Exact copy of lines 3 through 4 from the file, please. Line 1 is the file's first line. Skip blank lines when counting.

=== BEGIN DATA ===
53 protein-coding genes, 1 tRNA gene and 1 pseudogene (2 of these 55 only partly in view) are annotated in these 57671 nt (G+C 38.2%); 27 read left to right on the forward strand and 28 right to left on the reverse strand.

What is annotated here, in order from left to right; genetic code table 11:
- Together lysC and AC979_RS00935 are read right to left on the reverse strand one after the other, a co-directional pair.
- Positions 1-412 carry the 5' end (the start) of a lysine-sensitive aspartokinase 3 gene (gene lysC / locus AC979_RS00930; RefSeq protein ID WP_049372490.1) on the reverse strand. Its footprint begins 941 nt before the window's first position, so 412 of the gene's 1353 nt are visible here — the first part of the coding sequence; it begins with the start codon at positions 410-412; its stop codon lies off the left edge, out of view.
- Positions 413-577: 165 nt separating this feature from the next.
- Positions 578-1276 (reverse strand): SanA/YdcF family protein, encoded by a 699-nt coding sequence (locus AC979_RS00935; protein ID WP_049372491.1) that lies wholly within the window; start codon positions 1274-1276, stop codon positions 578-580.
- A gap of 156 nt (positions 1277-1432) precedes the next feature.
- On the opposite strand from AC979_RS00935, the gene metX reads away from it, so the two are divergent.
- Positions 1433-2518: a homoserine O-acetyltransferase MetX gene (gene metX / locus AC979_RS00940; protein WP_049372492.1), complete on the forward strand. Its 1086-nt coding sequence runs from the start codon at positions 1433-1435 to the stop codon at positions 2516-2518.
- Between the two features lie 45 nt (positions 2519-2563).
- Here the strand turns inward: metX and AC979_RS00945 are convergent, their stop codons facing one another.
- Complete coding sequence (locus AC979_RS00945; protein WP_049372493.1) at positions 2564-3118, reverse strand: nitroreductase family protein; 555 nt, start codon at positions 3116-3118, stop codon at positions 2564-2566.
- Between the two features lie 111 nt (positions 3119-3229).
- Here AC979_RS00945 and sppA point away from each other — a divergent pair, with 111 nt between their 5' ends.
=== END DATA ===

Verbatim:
- Together lysC and AC979_RS00935 are read right to left on the reverse strand one after the other, a co-directional pair.
- Positions 1-412 carry the 5' end (the start) of a lysine-sensitive aspartokinase 3 gene (gene lysC / locus AC979_RS00930; RefSeq protein ID WP_049372490.1) on the reverse strand. Its footprint begins 941 nt before the window's first position, so 412 of the gene's 1353 nt are visible here — the first part of the coding sequence; it begins with the start codon at positions 410-412; its stop codon lies off the left edge, out of view.